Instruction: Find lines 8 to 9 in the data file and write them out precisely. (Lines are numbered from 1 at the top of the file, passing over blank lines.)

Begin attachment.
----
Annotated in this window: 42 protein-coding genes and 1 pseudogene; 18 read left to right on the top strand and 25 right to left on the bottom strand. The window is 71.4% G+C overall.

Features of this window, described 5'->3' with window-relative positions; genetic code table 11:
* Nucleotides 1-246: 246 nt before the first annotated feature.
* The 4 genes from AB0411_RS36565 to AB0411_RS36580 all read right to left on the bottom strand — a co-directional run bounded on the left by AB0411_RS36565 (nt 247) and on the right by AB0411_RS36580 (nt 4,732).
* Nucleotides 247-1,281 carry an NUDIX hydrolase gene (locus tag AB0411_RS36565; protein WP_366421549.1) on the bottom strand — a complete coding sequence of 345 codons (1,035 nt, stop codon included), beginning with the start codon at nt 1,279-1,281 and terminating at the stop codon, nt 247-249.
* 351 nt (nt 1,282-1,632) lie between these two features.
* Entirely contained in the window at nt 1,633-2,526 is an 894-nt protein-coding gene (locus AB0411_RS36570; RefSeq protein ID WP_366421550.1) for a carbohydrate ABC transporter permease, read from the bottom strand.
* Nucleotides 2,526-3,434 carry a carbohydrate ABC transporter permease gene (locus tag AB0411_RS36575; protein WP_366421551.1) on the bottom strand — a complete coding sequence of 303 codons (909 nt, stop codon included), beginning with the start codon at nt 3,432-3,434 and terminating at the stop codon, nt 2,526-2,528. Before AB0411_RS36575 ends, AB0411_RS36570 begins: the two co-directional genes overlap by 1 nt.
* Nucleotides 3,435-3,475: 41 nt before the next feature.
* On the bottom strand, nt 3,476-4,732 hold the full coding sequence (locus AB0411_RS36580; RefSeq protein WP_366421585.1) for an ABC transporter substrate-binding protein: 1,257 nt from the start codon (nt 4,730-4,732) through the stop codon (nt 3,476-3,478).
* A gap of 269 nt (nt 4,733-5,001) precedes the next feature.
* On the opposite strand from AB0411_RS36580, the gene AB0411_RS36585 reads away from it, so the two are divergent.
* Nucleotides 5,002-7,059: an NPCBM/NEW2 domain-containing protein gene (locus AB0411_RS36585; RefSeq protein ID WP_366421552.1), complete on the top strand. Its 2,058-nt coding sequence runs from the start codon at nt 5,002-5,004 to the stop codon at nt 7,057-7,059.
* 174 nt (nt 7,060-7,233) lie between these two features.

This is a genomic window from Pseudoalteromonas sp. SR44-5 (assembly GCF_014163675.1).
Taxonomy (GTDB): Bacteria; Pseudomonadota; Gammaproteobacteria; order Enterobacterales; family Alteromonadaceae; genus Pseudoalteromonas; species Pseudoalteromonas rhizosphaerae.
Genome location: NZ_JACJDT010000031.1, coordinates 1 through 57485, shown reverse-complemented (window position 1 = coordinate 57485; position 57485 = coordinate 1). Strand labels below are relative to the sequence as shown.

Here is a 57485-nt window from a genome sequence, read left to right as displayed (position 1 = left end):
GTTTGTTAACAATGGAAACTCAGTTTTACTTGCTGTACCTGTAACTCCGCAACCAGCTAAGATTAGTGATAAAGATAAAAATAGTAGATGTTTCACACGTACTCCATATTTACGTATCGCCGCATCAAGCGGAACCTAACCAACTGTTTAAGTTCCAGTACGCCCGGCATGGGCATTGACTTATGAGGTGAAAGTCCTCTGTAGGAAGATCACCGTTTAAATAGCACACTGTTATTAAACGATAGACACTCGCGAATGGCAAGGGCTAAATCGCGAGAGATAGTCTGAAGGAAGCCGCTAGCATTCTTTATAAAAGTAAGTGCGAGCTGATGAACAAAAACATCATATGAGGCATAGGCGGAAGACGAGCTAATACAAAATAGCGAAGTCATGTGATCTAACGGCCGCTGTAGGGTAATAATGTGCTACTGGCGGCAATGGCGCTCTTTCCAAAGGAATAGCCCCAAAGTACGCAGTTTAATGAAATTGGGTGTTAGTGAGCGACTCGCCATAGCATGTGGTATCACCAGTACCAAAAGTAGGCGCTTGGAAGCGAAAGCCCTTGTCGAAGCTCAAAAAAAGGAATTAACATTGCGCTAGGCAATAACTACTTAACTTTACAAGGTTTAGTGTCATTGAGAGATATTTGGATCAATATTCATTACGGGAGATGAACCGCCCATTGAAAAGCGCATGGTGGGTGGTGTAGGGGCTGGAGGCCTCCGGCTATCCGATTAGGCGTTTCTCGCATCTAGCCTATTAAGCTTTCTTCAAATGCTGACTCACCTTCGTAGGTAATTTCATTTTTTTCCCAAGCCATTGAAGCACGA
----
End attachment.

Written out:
* Nucleotides 2,526-3,434 carry a carbohydrate ABC transporter permease gene (locus tag AB0411_RS36575; protein WP_366421551.1) on the bottom strand — a complete coding sequence of 303 codons (909 nt, stop codon included), beginning with the start codon at nt 3,432-3,434 and terminating at the stop codon, nt 2,526-2,528. Before AB0411_RS36575 ends, AB0411_RS36570 begins: the two co-directional genes overlap by 1 nt.
* Nucleotides 3,435-3,475: 41 nt before the next feature.